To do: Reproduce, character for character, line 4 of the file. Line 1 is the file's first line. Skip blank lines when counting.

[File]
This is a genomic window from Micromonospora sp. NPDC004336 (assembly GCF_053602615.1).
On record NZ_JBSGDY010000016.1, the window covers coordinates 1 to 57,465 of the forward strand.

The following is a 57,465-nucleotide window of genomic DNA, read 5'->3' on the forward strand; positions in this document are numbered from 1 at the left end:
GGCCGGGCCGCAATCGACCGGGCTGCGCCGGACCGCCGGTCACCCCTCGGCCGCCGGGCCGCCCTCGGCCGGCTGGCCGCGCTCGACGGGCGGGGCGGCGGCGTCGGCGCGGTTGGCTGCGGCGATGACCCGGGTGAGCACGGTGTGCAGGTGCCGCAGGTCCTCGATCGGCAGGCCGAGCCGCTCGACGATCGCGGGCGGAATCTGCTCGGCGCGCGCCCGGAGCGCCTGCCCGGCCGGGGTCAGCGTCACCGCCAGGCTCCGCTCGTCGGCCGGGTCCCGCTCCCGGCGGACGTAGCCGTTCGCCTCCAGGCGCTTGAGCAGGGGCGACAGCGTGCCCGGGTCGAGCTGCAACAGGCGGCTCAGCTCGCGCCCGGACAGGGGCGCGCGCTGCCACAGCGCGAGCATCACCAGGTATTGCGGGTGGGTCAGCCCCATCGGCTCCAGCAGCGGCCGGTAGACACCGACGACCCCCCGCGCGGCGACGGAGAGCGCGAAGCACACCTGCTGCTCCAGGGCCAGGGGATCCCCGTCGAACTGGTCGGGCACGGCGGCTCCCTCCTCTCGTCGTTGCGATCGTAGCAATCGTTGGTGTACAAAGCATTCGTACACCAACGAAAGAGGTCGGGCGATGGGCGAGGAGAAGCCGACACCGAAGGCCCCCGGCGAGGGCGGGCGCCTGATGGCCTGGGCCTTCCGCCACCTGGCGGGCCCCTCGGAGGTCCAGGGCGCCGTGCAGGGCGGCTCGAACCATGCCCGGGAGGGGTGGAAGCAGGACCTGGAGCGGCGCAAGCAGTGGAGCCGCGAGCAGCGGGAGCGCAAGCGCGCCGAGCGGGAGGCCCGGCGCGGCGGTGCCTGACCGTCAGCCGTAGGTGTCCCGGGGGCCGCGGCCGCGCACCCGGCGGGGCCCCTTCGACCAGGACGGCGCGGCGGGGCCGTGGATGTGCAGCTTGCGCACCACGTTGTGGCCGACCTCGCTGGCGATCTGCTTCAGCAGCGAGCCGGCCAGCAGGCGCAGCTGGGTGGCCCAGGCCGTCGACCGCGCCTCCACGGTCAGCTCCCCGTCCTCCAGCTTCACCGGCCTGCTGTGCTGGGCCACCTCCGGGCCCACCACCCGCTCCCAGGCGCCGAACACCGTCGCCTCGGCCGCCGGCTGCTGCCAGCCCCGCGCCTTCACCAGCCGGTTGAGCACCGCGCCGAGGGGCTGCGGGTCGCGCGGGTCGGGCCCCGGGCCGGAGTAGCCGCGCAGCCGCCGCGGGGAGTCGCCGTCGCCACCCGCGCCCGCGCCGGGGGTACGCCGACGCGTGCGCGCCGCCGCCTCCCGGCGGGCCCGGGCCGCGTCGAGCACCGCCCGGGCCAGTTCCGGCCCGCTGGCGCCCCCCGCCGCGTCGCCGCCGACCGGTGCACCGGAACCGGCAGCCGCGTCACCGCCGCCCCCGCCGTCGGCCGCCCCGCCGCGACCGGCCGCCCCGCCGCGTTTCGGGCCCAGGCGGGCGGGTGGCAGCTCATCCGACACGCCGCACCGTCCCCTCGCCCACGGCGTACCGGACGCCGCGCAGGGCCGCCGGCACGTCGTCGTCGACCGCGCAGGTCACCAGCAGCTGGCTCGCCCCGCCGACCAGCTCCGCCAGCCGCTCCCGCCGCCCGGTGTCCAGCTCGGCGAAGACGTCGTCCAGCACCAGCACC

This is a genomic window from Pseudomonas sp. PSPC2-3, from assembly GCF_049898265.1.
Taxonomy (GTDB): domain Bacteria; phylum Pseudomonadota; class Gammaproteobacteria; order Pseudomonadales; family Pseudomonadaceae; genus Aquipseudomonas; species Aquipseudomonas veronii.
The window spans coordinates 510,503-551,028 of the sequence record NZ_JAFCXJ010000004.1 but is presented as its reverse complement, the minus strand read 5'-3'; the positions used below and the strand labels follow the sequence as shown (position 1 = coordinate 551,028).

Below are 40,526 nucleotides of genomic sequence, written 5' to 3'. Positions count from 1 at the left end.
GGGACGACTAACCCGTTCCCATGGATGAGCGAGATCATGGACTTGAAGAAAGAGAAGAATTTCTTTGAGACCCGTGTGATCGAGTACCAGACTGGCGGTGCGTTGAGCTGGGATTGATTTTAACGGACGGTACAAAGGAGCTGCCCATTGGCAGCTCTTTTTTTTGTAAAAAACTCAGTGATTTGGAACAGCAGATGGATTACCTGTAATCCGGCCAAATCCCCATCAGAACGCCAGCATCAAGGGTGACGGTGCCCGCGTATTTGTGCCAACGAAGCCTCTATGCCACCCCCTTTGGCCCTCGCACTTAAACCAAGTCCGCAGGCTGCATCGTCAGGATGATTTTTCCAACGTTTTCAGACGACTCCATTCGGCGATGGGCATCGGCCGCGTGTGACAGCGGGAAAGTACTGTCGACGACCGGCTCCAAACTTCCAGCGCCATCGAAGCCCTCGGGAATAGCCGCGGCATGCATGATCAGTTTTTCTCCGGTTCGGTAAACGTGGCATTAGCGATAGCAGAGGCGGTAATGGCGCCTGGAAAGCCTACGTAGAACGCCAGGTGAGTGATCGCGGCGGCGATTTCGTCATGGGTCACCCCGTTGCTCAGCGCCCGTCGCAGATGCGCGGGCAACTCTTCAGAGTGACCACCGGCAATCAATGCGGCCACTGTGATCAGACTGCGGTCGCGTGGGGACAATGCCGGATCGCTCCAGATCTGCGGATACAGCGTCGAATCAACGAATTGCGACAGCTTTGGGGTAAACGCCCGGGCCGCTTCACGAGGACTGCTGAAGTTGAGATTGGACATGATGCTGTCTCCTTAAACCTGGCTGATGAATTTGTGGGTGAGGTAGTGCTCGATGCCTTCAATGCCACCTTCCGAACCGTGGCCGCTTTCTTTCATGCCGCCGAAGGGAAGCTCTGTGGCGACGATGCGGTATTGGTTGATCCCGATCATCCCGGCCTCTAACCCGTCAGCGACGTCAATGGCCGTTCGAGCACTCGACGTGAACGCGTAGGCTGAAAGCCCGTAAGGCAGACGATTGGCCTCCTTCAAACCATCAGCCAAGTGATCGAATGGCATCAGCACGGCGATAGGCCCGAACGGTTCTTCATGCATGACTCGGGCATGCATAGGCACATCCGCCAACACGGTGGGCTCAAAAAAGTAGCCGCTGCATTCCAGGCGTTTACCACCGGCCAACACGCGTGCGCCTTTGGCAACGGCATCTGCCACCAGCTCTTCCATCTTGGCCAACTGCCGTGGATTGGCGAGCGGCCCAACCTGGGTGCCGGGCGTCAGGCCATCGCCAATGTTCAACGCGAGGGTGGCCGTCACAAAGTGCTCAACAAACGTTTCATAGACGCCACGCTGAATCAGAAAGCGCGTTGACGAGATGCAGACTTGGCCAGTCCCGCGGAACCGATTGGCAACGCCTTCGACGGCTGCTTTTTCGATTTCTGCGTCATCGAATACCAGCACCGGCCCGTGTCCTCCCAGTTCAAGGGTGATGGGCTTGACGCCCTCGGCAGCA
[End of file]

GGCCGGGCCGCAATCGACCGGGCTGCGCCGGACCGCCGGTCACCCCTCGGCCGCCGGGCCGCCCTCGGCCGGCTGGCCGCGCTCGACGGGCGGGGCGGCGGCGTCGGCGCGGTTGGCTGCGGCGATGACCCGGGTGAGCACGGTGTGCAGGTGCCGCAGGTCCTCGATCGGCAGGCCGAGCCGCTCGACGATCGCGGGCGGAATCTGCTCGGCGCGCGCCCGGAGCGCCTGCCCGGCCGGGGTCAGCGTCACCGCCAGGCTCCGCTCGTCGGCCGGGTCCCGCTCCCGGCGGACGTAGCCGTTCGCCTCCAGGCGCTTGAGCAGGGGCGACAGCGTGCCCGGGTCGAGCTGCAACAGGCGGCTCAGCTCGCGCCCGGACAGGGGCGCGCGCTGCCACAGCGCGAGCATCACCAGGTATTGCGGGTGGGTCAGCCCCATCGGCTCCAGCAGCGGCCGGTAGACACCGACGACCCCCCGCGCGGCGACGGAGAGCGCGAAGCACACCTGCTGCTCCAGGGCCAGGGGATCCCCGTCGAACTGGTCGGGCACGGCGGCTCCCTCCTCTCGTCGTTGCGATCGTAGCAATCGTTGGTGTACAAAGCATTCGTACACCAACGAAAGAGGTCGGGCGATGGGCGAGGAGAAGCCGACACCGAAGGCCCCCGGCGAGGGCGGGCGCCTGATGGCCTGGGCCTTCCGCCACCTGGCGGGCCCCTCGGAGGTCCAGGGCGCCGTGCAGGGCGGCTCGAACCATGCCCGGGAGGGGTGGAAGCAGGACCTGGAGCGGCGCAAGCAGTGGAGCCGCGAGCAGCGGGAGCGCAAGCGCGCCGAGCGGGAGGCCCGGCGCGGCGGTGCCTGACCGTCAGCCGTAGGTGTCCCGGGGGCCGCGGCCGCGCACCCGGCGGGGCCCCTTCGACCAGGACGGCGCGGCGGGGCCGTGGATGTGCAGCTTGCGCACCACGTTGTGGCCGACCTCGCTGGCGATCTGCTTCAGCAGCGAGCCGGCCAGCAGGCGCAGCTGGGTGGCCCAGGCCGTCGACCGCGCCTCCACGGTCAGCTCCCCGTCCTCCAGCTTCACCGGCCTGCTGTGCTGGGCCACCTCCGGGCCCACCACCCGCTCCCAGGCGCCGAACACCGTCGCCTCGGCCGCCGGCTGCTGCCAGCCCCGCGCCTTCACCAGCCGGTTGAGCACCGCGCCGAGGGGCTGCGGGTCGCGCGGGTCGGGCCCCGGGCCGGAGTAGCCGCGCAGCCGCCGCGGGGAGTCGCCGTCGCCACCCGCGCCCGCGCCGGGGGTACGCCGACGCGTGCGCGCCGCCGCCTCCCGGCGGGCCCGGGCCGCGTCGAGCACCGCCCGGGCCAGTTCCGGCCCGCTGGCGCCCCCCGCCGCGTCGCCGCCGACCGGTGCACCGGAACCGGCAGCCGCGTCACCGCCGCCCCCGCCGTCGGCCGCCCCGCCGCGACCGGCCGCCCCGCCGCGTTTCGGGCCCAGGCGGGCGGGTGGCAGCTCATCCGACACGCCGCACCGTCCCCTCGCCCACGGCGTACCGGACGCCGCGCAGGGCCGCCGGCACGTCGTCGTCGACCGCGCAGGTCACCAGCAGCTGGCTCGCCCCGCCGACCAGCTCCGCCAGCCGCTCCCGCCGCCCGGTGTCCAGCTCGGCGAAGACGTCGTCCAGCACCAGCACC